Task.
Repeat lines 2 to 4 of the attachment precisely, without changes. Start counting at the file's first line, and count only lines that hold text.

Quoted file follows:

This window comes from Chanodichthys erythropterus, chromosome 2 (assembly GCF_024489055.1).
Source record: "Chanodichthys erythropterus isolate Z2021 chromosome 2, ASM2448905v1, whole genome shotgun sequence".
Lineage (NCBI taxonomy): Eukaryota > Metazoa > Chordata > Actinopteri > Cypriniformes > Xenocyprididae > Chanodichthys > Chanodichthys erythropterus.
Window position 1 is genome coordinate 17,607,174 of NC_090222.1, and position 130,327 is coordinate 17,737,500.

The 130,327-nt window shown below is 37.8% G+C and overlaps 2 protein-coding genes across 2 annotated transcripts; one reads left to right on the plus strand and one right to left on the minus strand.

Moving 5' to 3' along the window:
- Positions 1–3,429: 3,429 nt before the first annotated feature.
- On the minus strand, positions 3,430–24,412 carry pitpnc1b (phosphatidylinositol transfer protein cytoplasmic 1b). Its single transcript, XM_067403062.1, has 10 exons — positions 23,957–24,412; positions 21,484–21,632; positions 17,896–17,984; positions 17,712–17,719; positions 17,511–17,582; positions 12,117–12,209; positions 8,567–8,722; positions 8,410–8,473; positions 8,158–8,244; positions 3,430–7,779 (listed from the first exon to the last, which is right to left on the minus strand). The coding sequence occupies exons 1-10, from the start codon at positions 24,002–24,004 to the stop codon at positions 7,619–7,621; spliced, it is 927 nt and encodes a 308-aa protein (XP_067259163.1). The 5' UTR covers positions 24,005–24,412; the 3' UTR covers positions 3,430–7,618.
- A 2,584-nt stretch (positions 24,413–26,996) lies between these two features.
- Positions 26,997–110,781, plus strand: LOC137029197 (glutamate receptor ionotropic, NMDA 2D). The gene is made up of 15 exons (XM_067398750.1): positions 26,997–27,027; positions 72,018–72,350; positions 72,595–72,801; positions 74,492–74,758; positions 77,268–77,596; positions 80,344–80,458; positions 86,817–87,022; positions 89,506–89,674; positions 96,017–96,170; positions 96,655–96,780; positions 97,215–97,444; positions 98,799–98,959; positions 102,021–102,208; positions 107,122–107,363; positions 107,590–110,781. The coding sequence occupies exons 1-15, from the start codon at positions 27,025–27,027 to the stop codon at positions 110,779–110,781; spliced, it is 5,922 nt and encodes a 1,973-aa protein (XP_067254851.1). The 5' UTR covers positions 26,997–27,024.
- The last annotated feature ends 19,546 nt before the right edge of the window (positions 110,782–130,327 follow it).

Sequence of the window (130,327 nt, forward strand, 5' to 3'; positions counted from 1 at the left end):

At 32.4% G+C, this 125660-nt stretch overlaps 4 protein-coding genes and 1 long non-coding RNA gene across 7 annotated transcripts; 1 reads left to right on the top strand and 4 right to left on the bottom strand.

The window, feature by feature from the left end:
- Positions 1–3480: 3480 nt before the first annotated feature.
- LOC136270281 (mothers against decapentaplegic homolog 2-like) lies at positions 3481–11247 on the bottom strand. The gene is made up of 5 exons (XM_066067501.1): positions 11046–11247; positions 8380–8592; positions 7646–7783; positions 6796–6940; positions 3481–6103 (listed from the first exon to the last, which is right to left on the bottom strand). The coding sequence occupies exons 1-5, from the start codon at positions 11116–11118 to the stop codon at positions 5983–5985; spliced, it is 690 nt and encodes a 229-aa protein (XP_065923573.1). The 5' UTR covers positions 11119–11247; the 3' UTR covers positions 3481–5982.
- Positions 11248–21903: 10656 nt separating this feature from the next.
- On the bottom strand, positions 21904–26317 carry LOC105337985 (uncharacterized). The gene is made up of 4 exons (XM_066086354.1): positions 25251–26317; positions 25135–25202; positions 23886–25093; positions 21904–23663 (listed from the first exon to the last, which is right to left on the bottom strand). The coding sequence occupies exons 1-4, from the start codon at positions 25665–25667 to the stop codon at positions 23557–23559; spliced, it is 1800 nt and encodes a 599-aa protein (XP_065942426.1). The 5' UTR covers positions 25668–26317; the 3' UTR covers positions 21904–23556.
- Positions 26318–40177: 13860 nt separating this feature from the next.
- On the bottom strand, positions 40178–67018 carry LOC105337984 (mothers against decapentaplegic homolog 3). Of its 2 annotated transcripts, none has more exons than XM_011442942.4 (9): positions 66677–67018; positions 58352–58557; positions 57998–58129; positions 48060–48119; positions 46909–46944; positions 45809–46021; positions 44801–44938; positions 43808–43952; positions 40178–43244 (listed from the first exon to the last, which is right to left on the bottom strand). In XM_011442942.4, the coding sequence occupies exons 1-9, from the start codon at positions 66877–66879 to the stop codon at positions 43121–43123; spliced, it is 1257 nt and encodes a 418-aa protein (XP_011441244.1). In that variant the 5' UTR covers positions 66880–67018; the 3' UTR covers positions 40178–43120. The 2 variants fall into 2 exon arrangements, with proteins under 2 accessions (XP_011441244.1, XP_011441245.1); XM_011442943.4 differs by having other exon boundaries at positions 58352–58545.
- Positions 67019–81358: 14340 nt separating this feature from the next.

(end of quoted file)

Source record: "Chanodichthys erythropterus isolate Z2021 chromosome 2, ASM2448905v1, whole genome shotgun sequence".
Lineage (NCBI taxonomy): Eukaryota > Metazoa > Chordata > Actinopteri > Cypriniformes > Xenocyprididae > Chanodichthys > Chanodichthys erythropterus.
Window position 1 is genome coordinate 17,607,174 of NC_090222.1, and position 130,327 is coordinate 17,737,500.